Wednesday, January 8, 2014

You're Never Too Busy

 Recently I read an on line commentary that focused on using the phrase "I am so busy". Guess what? It isn't  respectable anymore  and we all should stop using it, like a knee jerk response when someone asks us how we are. We are also supposed to try and go an ENTIRE YEAR without saying that.

 So....I won't update today saying I have been so busy and felt too overwhelmed with all I could write,  so instead, I just decided to avoid writing altogether.   You didn't just read that, ok?

I'll try and make this one short 'cause I know you're  busy too.  :-)

My Belgian friend Kris Claeye  has been nagging me to come to Belgium for over a year. He finally wore me down so I booked a flight and off I went for a week December 17th.  I crammed as much as I could in the time I was there. Home base was Brussels.  I spent 6 hours walking around Brussels on one day. I shopped, drank expresso at cozy little cafes
and drank Belgian brew.
Oh yeah.. and I shot pictures at two cyclocross races. One  in Essen and a World Cup race in Namur.   It was a treat to have a my Belgian host  pick me up in Brussels and escort me out of the city to the race venues, give me the low down on all things Flemish, while I gave him lots of practice polishing up his English.  Kris has a coveted press pass/accreditation  to shoot at the race venues which got us prime parking and no entry fee. It also got Kris entry to areas I wasn't allowed while I pouted.
 I worked it  HARD out there buttering up spectators with big smiles while pointing and giving hand signals with my main goal being: get as close to the fencing as possible so I could crouch down and sometimes just plain sit in the mud  to avoid iPhones poking out into my shots. Many times in frustration, I wanted to ask the live feed camera operators perched up high if I could come up for a visit with my camera but I  just didn't have the guts to do it. Silly American girl....

It's a trip I will not forget soon  ever. Cyclocross in Belgium is similar to cyclocross in the US but magnified 3 x over.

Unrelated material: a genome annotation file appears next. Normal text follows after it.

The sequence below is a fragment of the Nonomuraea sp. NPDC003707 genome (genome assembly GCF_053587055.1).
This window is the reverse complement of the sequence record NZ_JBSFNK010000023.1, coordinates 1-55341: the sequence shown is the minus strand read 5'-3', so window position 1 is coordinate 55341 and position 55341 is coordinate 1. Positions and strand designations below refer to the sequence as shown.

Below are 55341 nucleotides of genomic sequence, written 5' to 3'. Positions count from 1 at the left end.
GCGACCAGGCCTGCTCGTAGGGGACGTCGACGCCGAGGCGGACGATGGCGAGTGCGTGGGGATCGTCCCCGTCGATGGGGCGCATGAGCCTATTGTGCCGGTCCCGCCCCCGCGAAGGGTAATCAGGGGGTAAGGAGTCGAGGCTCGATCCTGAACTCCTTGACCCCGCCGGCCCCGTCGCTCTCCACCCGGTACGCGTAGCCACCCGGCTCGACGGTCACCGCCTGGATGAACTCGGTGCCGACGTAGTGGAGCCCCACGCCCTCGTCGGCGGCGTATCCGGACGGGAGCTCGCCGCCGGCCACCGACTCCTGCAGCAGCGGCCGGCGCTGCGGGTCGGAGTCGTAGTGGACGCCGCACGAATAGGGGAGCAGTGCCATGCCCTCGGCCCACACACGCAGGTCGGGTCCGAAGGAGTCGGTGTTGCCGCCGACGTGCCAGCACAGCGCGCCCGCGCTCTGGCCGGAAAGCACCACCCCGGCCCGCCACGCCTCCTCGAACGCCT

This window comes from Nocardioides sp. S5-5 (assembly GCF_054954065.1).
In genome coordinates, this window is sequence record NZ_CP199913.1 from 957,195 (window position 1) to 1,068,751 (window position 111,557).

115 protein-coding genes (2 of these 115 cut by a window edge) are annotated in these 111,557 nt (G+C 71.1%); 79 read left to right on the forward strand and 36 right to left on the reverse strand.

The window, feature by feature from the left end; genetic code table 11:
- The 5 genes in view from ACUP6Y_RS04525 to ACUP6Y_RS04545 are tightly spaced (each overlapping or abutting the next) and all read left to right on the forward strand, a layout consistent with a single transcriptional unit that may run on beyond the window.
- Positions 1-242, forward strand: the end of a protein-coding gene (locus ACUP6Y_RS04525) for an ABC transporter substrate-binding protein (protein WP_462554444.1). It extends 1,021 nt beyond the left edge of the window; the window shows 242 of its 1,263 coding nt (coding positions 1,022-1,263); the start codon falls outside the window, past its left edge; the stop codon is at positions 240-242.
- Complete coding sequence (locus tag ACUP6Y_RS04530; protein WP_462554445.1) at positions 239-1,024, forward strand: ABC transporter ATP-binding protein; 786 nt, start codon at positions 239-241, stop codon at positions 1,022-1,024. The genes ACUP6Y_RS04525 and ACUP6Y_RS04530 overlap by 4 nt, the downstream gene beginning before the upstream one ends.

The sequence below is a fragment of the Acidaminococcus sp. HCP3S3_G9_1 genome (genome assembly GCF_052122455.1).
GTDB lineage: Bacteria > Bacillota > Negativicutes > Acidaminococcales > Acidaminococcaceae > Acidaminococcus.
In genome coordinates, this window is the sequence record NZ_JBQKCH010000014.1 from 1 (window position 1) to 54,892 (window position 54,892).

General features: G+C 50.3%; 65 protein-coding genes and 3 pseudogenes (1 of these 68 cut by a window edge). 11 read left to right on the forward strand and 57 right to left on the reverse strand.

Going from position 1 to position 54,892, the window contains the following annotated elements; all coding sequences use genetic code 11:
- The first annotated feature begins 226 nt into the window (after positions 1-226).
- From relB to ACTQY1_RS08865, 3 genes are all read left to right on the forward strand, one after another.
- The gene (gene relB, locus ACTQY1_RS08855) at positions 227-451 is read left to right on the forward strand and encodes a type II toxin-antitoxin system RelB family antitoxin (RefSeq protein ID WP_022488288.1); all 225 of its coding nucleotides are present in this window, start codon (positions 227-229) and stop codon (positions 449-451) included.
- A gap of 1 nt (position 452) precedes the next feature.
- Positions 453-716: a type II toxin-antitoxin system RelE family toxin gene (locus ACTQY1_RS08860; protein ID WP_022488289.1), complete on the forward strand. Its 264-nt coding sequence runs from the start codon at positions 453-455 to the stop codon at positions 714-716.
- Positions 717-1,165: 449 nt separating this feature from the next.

It's the only way I can describe it.  It's intense, the courses unbelievably technical, It's no frills and they ( the spectators, and athletes) take it seriously. You will see all ages of spectators and they appear to not be athletic or do the sport themselves.
Wouldn't she rather be baking Christmas cookies?
  It's nothing to spend 150 euros to gain a pass to  the VIP tent set up just for spectators.
Just how popular is it?
If you ask anyone here in the US on the street what cyclocross is, they would look at you like your from another planet.  But over in Belgium, it's a whole different ball of wax.   A waiter at my hotel in Brussels who was Moroccan no less, knew exactly what I meant when I said " I'm here to shoot pictures at 2 cyclocross events."  "Namur?" He asked.   "Oui!!" I said.

I am ever so grateful for my amazing host who scooped me up the night I arrived and brought  me to the Christmas Market with his family in Brussels, took a day off from work to drag the wide eyed  American girl thru the streets of Ghent and Brouge,  Punched up my skills for tack sharp shooting  in less than idea lighting conditions and has made me very thoughtful of what I will post for images now that my standards are even higher in post production.

 Thrown into a foreign environment knowing I only had 2 days to shoot pictures in a place I may never visit again, I did a mini freakout on the first day.  I let the elements,  the conditions the spectators were given to navigate through and around coupled with the lack in control of where I wanted to shoot, get the best of me.
Spectator walk thru  
You ain't in Kansas anymore I quickly figured out.  By the end of the day I was muddy, wet and cold.
My boots after day one.
   I finally understood the law of reciprocity in photography. It was gonna be sink or swim standing in dim lighting even at 12 noon without a flash trying to capture action and not have a memory card of 400 plus images all blurry. You can read all you want to learn a new skill  but to me, there's nothin' better than hands on learning all the while  referring back to what you've actually read and only then does it really make sense.  For 2 days, all I did was constantly adjust shutter speeds, apertures and iso settings while quickly learning that when you do this, it affects that. And if your gonna do that, then you better adjust this AND that. Are you with me?  All of this as the light  was fading while trying to hold a heavy camera still in wet conditions while elbowing my way through burly old Belgian men. Do I sound whiny? Honestly, I loved every minute. It wasn't easy and that's what made it even more special.

Big Burly Belgian Men Example 

Next up: Boulder Colorado for Cyclocross Nationals this weekend. I am very excited!  It was a  last minute trip and one that I couldn't pass up. I am grateful to Vinu Malik the founder of FuelBelt who graciously helped me make the trip worth while.

Thanks for checking in!

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